HealthJune 19, 2023

Seven steps to launching a population health strategy that supports racial equity

For health system leaders, population health strategies should be intentionally and constantly refined to prioritize racial equity and other vital measures. Learn more through these seven steps.

Despite the best of efforts, population health strategy efforts don’t inherently translate to better care for everyone. Distribution of outcomes can vary wildly across demographics, including socioeconomic status, race and gender. In some cases, worsening or stagnant outcomes for one group could be masked by improvements across the board.

For health system leaders, this means your population health strategy should be intentionally refined to prioritize racial equity and other vital measures. Consider the following seven elements of an equity-focused population health strategy.

1. Map out your current approach to equity and population health

The question of health equity vs. population health is most clearly understood through the lens of social determinants of health (SDoH). As the nonmedical factors that influence outcomes, SDoH are increasingly being recognized as critical to addressing health inequities and structural racism within the healthcare system. They include:

  • Economic status
  • Education level (including health literacy)
  • Healthcare access
  • Environmental factors (such as neighborhood violence or industrial pollution)
  • Social and community support

There is also growing support for considering communication as a SDoH, since clear communication can make or break patients’ understanding of their own health outcomes. This should catch the attention of health system leaders, since it’s one area where you can have the most opportunity to make a difference. Hospital leaders can foster health equity by supporting an empathetic environment where clinicians and hospital staff communicate respectfully and fairly with all patients, while acknowledging linguistic needs, cultural norms and varying literacy levels.

2. Assess how race impacts care

Creating a population health strategy that supports health equity requires acute awareness of the internal and external factors that might contribute to variation in care and negatively impact progress.

Hospitals can take significant steps in addressing health equity by looking inward. Leadership’s dedication to health equity, organizational culture of institutional racism and current provision of resources such as interpreters all matter when it comes to better serving the surrounding community. One potential starting point for some hospitals is inconsistent applications of race in pharmacogenomics testing recommendations. Your assessment can also include a review of your current educational materials, filtering for outdated, inaccurate or biased language and references.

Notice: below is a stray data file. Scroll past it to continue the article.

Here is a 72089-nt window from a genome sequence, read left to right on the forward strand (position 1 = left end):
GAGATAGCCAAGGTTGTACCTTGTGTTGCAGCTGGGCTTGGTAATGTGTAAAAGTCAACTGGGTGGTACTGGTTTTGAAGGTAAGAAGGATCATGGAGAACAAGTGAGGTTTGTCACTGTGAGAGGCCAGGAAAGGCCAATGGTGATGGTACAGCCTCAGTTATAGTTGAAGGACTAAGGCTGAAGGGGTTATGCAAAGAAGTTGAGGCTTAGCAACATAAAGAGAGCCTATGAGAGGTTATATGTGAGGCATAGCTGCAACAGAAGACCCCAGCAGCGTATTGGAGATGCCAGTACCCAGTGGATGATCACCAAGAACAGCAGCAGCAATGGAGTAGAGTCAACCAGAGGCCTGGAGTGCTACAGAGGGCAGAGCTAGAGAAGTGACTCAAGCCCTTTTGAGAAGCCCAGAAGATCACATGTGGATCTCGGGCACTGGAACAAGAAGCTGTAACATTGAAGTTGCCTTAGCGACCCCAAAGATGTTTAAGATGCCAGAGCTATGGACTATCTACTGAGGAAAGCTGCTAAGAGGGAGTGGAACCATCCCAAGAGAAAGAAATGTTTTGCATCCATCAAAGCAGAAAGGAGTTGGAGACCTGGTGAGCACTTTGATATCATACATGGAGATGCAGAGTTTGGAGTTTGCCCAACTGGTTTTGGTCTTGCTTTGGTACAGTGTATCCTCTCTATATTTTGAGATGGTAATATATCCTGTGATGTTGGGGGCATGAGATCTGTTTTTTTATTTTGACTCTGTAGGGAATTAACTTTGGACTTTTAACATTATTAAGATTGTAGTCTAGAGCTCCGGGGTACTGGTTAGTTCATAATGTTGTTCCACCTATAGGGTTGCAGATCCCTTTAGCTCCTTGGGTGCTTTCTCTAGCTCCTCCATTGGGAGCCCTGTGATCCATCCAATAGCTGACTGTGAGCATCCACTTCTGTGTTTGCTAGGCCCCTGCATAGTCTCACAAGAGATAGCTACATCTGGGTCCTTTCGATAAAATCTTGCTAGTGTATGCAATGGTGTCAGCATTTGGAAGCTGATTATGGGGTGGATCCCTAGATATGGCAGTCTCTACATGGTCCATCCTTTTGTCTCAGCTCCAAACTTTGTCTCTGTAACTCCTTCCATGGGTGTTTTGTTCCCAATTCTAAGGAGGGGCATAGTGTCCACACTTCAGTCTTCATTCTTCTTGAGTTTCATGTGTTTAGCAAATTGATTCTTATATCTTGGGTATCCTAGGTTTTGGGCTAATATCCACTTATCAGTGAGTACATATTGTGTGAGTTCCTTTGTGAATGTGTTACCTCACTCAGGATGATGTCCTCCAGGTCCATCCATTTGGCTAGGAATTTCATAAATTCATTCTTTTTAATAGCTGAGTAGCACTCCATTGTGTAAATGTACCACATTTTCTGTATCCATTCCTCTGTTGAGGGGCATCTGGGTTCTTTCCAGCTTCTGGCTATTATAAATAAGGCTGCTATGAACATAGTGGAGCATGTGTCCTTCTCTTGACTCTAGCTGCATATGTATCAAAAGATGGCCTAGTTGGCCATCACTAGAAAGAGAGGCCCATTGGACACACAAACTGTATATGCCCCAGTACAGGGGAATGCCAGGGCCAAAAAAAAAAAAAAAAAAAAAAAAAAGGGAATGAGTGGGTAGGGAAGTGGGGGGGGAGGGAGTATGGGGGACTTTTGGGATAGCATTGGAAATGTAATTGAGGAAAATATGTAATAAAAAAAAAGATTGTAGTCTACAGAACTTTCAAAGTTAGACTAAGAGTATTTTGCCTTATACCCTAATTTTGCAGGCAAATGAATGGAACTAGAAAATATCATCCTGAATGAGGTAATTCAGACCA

Other potential areas of concern are medical textbooks, which are known to overlook the ways some conditions show up in non-white or darker-skinned patients. But this issue isn’t limited to educational materials. A 2021 study in the Journal of General Internal Medicine found that similar biases have also been found in providers' clinical notes on Black American patients, reflecting bias in physician perception of patient credibility.

Language in all healthcare interactions needs proactive guidance toward equity and inclusivity. This will require that hospital system leaders conduct a systematic review of bias and take active steps to facilitate change through population health initiatives.

3. Invest in data collection

Measuring your population health efforts is key to refining community partnerships and improving outcomes for your patients.

Data can be a powerful tool in documenting health inequities. You will need access to data on race, ethnicity and language, as well as:

  • Income
  • Immigration status
  • Zip code or home area
  • Sexual orientation
  • Disability status

According to the Centers for Medicare and Medicaid Services (CMS), organizations should use this information to disaggregate data and identify existing disparities. This data can be used to stratify performance measures and highlight needs for housing, transportation or food.

The information you compile can also aid in connecting with resources that close gaps in healthcare outcomes, such as a food bank or parenting classes in a neighborhood where patients have those needs. CMS also recommends aligning your data categories with the standards and certified health information technology requirements of the Office of the National Coordinator for Health IT.

4. Practice informed, inclusive patient outreach